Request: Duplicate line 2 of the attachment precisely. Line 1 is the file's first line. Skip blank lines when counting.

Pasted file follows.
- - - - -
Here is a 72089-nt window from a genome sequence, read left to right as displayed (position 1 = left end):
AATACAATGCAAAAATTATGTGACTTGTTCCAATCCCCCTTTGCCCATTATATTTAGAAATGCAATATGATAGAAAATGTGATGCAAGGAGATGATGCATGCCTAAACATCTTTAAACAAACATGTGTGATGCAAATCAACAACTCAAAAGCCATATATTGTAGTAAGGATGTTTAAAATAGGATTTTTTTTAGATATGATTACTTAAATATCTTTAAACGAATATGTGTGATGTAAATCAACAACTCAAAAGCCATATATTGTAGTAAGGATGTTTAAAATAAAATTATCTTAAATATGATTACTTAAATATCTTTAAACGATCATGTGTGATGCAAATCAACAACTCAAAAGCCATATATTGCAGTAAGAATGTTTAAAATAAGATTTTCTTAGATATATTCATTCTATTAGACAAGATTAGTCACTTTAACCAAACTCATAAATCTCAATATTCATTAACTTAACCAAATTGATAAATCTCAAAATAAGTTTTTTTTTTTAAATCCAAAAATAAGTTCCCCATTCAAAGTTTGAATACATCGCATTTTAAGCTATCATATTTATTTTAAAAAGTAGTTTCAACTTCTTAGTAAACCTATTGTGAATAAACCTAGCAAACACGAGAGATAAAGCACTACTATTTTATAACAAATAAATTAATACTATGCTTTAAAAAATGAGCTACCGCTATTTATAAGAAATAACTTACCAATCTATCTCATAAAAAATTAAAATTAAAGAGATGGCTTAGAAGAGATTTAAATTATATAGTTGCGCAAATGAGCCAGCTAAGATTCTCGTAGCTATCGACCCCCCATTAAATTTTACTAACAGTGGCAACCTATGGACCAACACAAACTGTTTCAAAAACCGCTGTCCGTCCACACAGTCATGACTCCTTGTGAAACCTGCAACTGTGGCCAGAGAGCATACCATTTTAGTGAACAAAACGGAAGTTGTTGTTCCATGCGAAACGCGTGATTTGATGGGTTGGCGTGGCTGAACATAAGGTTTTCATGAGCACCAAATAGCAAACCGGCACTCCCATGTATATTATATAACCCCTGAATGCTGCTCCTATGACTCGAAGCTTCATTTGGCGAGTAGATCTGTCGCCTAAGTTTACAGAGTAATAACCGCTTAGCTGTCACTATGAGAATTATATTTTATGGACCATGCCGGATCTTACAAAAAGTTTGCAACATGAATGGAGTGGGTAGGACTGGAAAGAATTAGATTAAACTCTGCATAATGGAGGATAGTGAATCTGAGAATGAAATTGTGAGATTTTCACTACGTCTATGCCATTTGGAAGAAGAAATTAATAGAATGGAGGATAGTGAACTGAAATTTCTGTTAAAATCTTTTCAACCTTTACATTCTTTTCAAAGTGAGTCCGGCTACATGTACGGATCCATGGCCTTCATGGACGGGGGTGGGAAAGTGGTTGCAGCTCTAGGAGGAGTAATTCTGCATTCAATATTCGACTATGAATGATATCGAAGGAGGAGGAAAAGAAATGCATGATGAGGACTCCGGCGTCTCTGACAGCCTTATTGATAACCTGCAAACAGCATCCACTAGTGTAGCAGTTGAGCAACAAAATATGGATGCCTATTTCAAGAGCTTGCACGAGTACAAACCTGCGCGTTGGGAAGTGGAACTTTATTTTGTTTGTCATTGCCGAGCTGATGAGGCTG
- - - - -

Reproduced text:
AATACAATGCAAAAATTATGTGACTTGTTCCAATCCCCCTTTGCCCATTATATTTAGAAATGCAATATGATAGAAAATGTGATGCAAGGAGATGATGCATGCCTAAACATCTTTAAACAAACATGTGTGATGCAAATCAACAACTCAAAAGCCATATATTGTAGTAAGGATGTTTAAAATAGGATTTTTTTTAGATATGATTACTTAAATATCTTTAAACGAATATGTGTGATGTAAATCAACAACTCAAAAGCCATATATTGTAGTAAGGATGTTTAAAATAAAATTATCTTAAATATGATTACTTAAATATCTTTAAACGATCATGTGTGATGCAAATCAACAACTCAAAAGCCATATATTGCAGTAAGAATGTTTAAAATAAGATTTTCTTAGATATATTCATTCTATTAGACAAGATTAGTCACTTTAACCAAACTCATAAATCTCAATATTCATTAACTTAACCAAATTGATAAATCTCAAAATAAGTTTTTTTTTTTAAATCCAAAAATAAGTTCCCCATTCAAAGTTTGAATACATCGCATTTTAAGCTATCATATTTATTTTAAAAAGTAGTTTCAACTTCTTAGTAAACCTATTGTGAATAAACCTAGCAAACACGAGAGATAAAGCACTACTATTTTATAACAAATAAATTAATACTATGCTTTAAAAAATGAGCTACCGCTATTTATAAGAAATAACTTACCAATCTATCTCATAAAAAATTAAAATTAAAGAGATGGCTTAGAAGAGATTTAAATTATATAGTTGCGCAAATGAGCCAGCTAAGATTCTCGTAGCTATCGACCCCCCATTAAATTTTACTAACAGTGGCAACCTATGGACCAACACAAACTGTTTCAAAAACCGCTGTCCGTCCACACAGTCATGACTCCTTGTGAAACCTGCAACTGTGGCCAGAGAGCATACCATTTTAGTGAACAAAACGGAAGTTGTTGTTCCATGCGAAACGCGTGATTTGATGGGTTGGCGTGGCTGAACATAAGGTTTTCATGAGCACCAAATAGCAAACCGGCACTCCCATGTATATTATATAACCCCTGAATGCTGCTCCTATGACTCGAAGCTTCATTTGGCGAGTAGATCTGTCGCCTAAGTTTACAGAGTAATAACCGCTTAGCTGTCACTATGAGAATTATATTTTATGGACCATGCCGGATCTTACAAAAAGTTTGCAACATGAATGGAGTGGGTAGGACTGGAAAGAATTAGATTAAACTCTGCATAATGGAGGATAGTGAATCTGAGAATGAAATTGTGAGATTTTCACTACGTCTATGCCATTTGGAAGAAGAAATTAATAGAATGGAGGATAGTGAACTGAAATTTCTGTTAAAATCTTTTCAACCTTTACATTCTTTTCAAAGTGAGTCCGGCTACATGTACGGATCCATGGCCTTCATGGACGGGGGTGGGAAAGTGGTTGCAGCTCTAGGAGGAGTAATTCTGCATTCAATATTCGACTATGAATGATATCGAAGGAGGAGGAAAAGAAATGCATGATGAGGACTCCGGCGTCTCTGACAGCCTTATTGATAACCTGCAAACAGCATCCACTAGTGTAGCAGTTGAGCAACAAAATATGGATGCCTATTTCAAGAGCTTGCACGAGTACAAACCTGCGCGTTGGGAAGTGGAACTTTATTTTGTTTGTCATTGCCGAGCTGATGAGGCTG